Dave Gibbons Watchmen #1 cover sells for staggering £171,383 in auction

Dave Gibbons Watchmen #1 Cover Original Art (DC, 1986)

More than 30 collectors made a play for Dave Gibbons Watchmen #1 original cover art at the weekend’s Heritage Auctions’ Comics & Comic Art auction in Dallas – before it finally sold for $228,000 (£171,383) – but it was not the top-selling item.

The cover of the first Watchmen issue remains one of the most recognizable images in the series, in part because the drip of blood on the smiley face button is reminiscent of the hands of a clock striking 12; “time running out” was a recurring theme throughout the series.

It was original Buck Rogers comic cover art by legendary artist Frank Frazetta that soared beyond its pre-auction estimate, claiming top-lot honours.

Frank Frazetta’s Famous Funnies #209 Cover Original Art (Eastern Color, 1953) drew bids from two dozen hopeful collectors before it closed at $552,000, surpassing its pre-auction estimate of $300,000 by 84 per cent.

Famous Funnies #209 Buck Rogers cover by Frank Frazetta

One of just eight Famous Funnies covers the famed artist ever did, it features Buck Rogers and his trusty Sonic Ray Gun, and Wilma Deering, Rogers’ equally smart and assertive adventurer, facing certain peril by space goons blocking the only exit from a cave. The image is considered one of the most jaw-droppingly beautiful and graceful full-figure images of a woman ever to grace a comic book cover, and justified and cemented Frazetta’s legendary status as one of the greatest artists of the female form of all time.

Heritage Auctions says the auction – which saw $9,432,650 spent in total on comics and comic art – boasted sell-through rates of 99.5 percent by value and 99.6 percent by lots sold through the world’s largest comics auctioneer.

“The results of this auction are a reflection of not just the exceptional quality of lots we offer, but also the clients’ base of knowledge,” Heritage Auctions Vice President Todd Hignite said. “That the exceptional lots inspired so many to bid aggressively came as no surprise, and that surge of bidding goes a long way toward explaining these results.”

Similarly competitive bidding also drove sales of a 1939 copy of Superman #1, the issue that marked the first time a character created for comic books was given his own title, beyond its estimate before it sold for $336,000.

Superman #1 Cover (1939)

An exceptionally popular issue, it is the first in one of the most popular titles in comic history; this copy is a rarity in exceptionally high demand, because it is one of few known copies that has not undergone any restoration.

Unique in the fact that it was both penciled and inked by Steve Ditko, the splash page of Strange Tales #117 (Marvel, 1964) more than doubled its $100,000 pre-auction estimate when it finished at $228,000. Like several of the other top lots, it was heavily pursued, with 33 collectors submitting bids. The issue features Doctor Strange and his own Astral Projection, adding to the demand among collectors.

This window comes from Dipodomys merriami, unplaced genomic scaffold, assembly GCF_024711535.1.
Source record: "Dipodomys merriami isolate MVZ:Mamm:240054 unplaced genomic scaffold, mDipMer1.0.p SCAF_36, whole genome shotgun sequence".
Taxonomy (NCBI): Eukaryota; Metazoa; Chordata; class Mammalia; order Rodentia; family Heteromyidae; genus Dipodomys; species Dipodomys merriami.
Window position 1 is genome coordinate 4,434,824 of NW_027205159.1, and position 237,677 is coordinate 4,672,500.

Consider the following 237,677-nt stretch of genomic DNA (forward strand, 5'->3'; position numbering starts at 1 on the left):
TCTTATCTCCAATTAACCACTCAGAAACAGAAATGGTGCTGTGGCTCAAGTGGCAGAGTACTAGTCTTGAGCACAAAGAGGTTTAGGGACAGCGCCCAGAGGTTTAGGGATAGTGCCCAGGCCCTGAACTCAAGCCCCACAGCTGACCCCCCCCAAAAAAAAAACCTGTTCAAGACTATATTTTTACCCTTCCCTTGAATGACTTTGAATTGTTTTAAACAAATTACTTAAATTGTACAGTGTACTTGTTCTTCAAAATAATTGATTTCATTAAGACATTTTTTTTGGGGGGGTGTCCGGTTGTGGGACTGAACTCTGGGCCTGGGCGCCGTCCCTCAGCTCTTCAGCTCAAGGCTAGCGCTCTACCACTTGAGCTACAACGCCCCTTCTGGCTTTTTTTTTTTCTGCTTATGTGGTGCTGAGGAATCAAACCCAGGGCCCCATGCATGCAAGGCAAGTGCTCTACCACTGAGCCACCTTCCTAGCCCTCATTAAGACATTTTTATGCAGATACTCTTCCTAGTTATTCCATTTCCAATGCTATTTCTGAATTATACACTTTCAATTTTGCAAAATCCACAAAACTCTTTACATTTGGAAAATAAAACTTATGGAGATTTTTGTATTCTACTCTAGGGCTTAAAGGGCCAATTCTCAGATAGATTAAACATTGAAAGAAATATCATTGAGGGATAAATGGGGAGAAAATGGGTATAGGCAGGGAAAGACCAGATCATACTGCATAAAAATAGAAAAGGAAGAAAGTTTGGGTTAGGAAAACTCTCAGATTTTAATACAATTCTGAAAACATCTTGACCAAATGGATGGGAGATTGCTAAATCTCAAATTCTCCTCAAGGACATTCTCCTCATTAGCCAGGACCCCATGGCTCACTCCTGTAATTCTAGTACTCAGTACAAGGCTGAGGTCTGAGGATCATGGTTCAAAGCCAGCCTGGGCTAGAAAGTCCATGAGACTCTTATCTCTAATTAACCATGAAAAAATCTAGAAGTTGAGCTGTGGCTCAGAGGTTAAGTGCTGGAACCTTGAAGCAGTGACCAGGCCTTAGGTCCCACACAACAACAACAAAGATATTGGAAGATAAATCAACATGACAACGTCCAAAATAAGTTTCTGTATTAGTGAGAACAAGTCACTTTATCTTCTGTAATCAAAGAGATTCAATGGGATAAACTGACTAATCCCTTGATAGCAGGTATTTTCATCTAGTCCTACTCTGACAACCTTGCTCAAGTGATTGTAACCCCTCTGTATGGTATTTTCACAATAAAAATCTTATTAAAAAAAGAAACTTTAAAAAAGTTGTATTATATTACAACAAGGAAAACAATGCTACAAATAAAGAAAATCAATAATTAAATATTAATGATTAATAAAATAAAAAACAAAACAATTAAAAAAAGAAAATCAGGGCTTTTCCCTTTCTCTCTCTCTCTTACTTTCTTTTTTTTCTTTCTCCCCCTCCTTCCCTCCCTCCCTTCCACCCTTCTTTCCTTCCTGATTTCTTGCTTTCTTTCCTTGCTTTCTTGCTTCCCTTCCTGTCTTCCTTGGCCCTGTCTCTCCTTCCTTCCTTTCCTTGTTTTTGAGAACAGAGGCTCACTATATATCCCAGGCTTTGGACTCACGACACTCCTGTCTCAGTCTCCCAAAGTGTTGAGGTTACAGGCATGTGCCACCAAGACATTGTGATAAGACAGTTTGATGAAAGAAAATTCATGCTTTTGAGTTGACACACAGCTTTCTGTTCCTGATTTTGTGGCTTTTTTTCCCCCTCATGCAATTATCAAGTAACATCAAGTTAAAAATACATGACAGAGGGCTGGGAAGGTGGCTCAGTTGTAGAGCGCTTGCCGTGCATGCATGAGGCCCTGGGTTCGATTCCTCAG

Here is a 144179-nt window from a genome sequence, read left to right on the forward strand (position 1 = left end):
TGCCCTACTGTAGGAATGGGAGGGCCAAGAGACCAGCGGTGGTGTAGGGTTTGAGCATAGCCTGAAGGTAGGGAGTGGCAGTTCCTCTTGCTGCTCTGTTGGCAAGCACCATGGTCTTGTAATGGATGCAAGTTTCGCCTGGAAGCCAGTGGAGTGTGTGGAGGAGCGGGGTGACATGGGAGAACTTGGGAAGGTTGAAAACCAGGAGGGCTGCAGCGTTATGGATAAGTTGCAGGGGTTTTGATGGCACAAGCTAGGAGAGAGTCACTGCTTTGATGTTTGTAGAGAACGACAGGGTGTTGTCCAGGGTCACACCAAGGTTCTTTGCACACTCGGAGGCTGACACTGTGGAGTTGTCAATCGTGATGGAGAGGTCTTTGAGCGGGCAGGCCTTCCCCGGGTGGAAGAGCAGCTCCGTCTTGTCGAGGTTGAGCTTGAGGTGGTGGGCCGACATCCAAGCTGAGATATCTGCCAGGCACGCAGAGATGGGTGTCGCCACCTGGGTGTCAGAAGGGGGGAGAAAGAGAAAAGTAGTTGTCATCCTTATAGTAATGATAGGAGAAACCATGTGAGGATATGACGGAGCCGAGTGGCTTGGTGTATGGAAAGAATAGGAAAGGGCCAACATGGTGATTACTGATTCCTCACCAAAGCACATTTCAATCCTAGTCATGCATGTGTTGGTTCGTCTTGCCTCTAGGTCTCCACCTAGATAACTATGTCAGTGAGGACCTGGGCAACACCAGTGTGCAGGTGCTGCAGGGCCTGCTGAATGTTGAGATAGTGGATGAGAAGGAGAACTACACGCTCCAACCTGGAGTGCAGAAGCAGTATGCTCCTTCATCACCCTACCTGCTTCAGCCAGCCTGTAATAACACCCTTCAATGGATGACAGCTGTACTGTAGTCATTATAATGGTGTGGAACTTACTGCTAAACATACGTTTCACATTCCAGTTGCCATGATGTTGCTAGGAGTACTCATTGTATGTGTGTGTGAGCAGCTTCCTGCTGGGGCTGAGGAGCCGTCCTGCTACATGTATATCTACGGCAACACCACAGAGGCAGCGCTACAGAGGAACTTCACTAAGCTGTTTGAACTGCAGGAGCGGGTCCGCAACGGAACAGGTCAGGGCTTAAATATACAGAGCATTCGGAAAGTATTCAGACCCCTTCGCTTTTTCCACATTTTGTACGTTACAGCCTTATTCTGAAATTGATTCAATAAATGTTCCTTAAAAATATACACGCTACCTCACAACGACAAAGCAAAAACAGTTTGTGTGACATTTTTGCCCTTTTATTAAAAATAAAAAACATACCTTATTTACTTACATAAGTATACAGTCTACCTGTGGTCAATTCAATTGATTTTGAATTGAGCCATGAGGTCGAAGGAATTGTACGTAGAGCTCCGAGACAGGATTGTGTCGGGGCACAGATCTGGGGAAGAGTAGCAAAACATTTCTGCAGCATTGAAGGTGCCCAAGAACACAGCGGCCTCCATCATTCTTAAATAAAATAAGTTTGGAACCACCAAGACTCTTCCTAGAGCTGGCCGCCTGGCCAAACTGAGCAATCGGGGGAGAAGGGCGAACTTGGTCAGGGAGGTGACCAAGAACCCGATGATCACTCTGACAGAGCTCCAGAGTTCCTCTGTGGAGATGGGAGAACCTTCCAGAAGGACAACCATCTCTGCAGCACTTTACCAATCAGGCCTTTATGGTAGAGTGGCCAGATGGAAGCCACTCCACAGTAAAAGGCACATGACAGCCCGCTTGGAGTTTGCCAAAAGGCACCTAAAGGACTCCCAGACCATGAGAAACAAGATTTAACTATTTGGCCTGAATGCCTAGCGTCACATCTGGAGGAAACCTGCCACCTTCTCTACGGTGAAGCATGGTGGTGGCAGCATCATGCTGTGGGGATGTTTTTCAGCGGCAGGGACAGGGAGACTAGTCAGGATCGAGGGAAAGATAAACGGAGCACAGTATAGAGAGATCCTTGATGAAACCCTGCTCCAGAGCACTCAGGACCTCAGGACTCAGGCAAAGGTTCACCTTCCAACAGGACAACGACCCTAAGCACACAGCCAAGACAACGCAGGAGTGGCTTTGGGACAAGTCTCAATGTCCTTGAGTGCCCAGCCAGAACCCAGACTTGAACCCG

Strange Tales #117 Splash page featuring Doctor Strange By Steve Ditko

An extraordinary copy of the second-most valuable Silver Age issue, The Incredible Hulk #1 (Marvel, 1962) sparked more than 20 bids before it realized $216,000. An absolute rarity in this grade, this issue features the origin and first appearance of the Hulk and supporting characters Rick Jones, Betty Ross and Thunderbolt Ross, with art and cover by Jack Kirby.

Other top lots included, but were not limited to: Journey Into Mystery #83 (Marvel, 1962), $144,000; Robert Crumb Help! #24 “Fred the Teen-Age Girl Pigeon” complete two-page story original art (Warren Publishing, 1965), $120,000; Amazing Fantasy #15 (Marvel, 1962), 120,000; John Romita Sr. Amazing Spider-Man Annual #7 Cover Original Art (Marvel, 1970), $87,000; and a Pokémon First Edition Base Set Sealed Booster Box (Wizards of the Coast, 1999), $78,000.

Jim Starlin and Joe Sinnott Mighty World of Marvel #5

Jim Starlin and Joe Sinnott Mighty World of Marvel #5 – sold for 6,600

While not record breaking, cover art created for Marvel UK title’s in the 1970s fared pretty well, too: among others, a Jim Starlin and Joe Sinnott for The Mighty World of Marvel #5 soldfor $6,600; a Hulk versus Quicksilver image for The Mighty World of Marvel #185, attributed to Ron Wilson and Mike Esposito, sold for $2,8800 and Al Milgrom’s The Mighty World of Marvel #216 cover(Marvel UK, 1976) for $3,840; a Green Goblin dominated Spider-Man Comics Weekly #133 attributed to Dave Hunt and Mike Esposito (Marvel UK, 1975) for $3,600.

Heritage Auctions is the largest fine art and collectibles auction house founded in the United States, and the world’s largest collectibles auctioneer. Heritage maintains offices in New York, Dallas, Beverly Hills, San Francisco, Chicago, Palm Beach, London, Paris, Geneva, Amsterdam and Hong Kong.

Avatar

The founder of downthetubes, John works as a comics editor, writer, as Creative Consultant on the Dan Dare audio adventures for B7 Media, and on promotional work for the Lakes International Comic Art Festival. Working in British comics publishing for over 30 years, his credits include editor of titles such as Doctor Who Magazine, Star Trek Magazine and Babylon 5 Magazine. He also edited the comics anthology STRIP Magazine and edited several audio comics for ROK Comics. He has also edited several comic collections, including volumes of “Charley’s War and “Dan Dare”. He’s the writer of “Crucible”, a creator-owned project with 2000AD artist Smuzz, published on Tapastic; and “Death Duty” and “Skow Dogs” with Dave Hailwood for digital comic 100% Biodegradable.



Categories: Art and Illustration, Auction News, Comic Art, downthetubes Comics News, downthetubes News, Other Worlds

Tags: , , , , , , , , ,

%d bloggers like this: